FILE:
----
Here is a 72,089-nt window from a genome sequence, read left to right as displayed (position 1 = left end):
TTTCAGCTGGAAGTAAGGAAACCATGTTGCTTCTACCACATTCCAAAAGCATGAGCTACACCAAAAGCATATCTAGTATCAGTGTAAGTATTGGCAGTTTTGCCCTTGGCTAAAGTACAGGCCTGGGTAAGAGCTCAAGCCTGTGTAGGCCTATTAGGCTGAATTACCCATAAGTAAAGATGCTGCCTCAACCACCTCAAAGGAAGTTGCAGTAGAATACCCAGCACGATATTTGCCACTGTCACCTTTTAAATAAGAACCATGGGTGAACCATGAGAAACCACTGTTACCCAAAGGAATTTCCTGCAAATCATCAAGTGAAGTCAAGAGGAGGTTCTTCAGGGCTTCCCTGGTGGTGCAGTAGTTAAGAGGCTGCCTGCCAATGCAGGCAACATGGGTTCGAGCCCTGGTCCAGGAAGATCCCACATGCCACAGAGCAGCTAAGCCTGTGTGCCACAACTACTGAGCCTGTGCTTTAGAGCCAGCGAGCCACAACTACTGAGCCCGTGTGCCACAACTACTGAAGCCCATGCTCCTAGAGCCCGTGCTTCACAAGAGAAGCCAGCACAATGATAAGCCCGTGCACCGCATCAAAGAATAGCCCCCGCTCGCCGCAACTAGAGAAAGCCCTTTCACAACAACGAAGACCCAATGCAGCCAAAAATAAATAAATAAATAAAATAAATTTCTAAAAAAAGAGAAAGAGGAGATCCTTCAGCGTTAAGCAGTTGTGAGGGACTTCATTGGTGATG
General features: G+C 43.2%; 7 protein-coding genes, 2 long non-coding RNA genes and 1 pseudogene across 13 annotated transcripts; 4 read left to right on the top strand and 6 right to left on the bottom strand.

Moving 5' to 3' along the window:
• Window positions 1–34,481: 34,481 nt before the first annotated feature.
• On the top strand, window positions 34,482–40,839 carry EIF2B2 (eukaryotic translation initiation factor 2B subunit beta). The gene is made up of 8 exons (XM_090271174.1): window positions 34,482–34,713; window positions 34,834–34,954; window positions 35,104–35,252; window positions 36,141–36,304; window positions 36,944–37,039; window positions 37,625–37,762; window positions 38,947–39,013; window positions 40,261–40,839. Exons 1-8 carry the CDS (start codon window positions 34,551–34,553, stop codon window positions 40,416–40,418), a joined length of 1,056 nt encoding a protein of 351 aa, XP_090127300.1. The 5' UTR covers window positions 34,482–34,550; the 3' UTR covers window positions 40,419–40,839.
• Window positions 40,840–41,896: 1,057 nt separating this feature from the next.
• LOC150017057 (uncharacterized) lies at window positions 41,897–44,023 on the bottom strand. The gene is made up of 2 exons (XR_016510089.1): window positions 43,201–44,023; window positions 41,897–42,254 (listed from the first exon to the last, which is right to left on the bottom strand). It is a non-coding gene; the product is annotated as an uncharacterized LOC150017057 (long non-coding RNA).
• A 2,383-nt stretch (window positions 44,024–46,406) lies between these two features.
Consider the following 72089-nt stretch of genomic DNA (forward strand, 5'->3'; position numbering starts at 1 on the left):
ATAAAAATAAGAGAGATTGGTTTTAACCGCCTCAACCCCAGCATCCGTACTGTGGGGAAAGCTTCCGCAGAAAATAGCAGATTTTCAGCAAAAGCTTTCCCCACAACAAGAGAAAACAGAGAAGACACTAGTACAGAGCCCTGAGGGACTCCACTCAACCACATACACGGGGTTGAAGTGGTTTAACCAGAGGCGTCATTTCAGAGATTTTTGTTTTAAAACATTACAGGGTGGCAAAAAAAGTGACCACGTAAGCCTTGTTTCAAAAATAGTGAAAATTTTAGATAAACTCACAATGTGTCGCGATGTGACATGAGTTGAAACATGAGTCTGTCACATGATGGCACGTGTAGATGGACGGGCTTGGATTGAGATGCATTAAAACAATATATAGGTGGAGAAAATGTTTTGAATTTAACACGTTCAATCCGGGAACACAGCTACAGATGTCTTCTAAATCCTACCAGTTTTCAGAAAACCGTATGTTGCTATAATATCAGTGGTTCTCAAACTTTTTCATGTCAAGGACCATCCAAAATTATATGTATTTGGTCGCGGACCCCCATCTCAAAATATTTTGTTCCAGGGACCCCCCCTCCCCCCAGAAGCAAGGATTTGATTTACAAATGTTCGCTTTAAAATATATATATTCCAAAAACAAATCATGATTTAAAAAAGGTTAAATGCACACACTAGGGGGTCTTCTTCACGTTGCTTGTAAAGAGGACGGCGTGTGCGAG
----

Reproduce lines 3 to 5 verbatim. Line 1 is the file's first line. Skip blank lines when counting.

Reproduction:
General features: G+C 43.2%; 7 protein-coding genes, 2 long non-coding RNA genes and 1 pseudogene across 13 annotated transcripts; 4 read left to right on the top strand and 6 right to left on the bottom strand.

Moving 5' to 3' along the window:
• Window positions 1–34,481: 34,481 nt before the first annotated feature.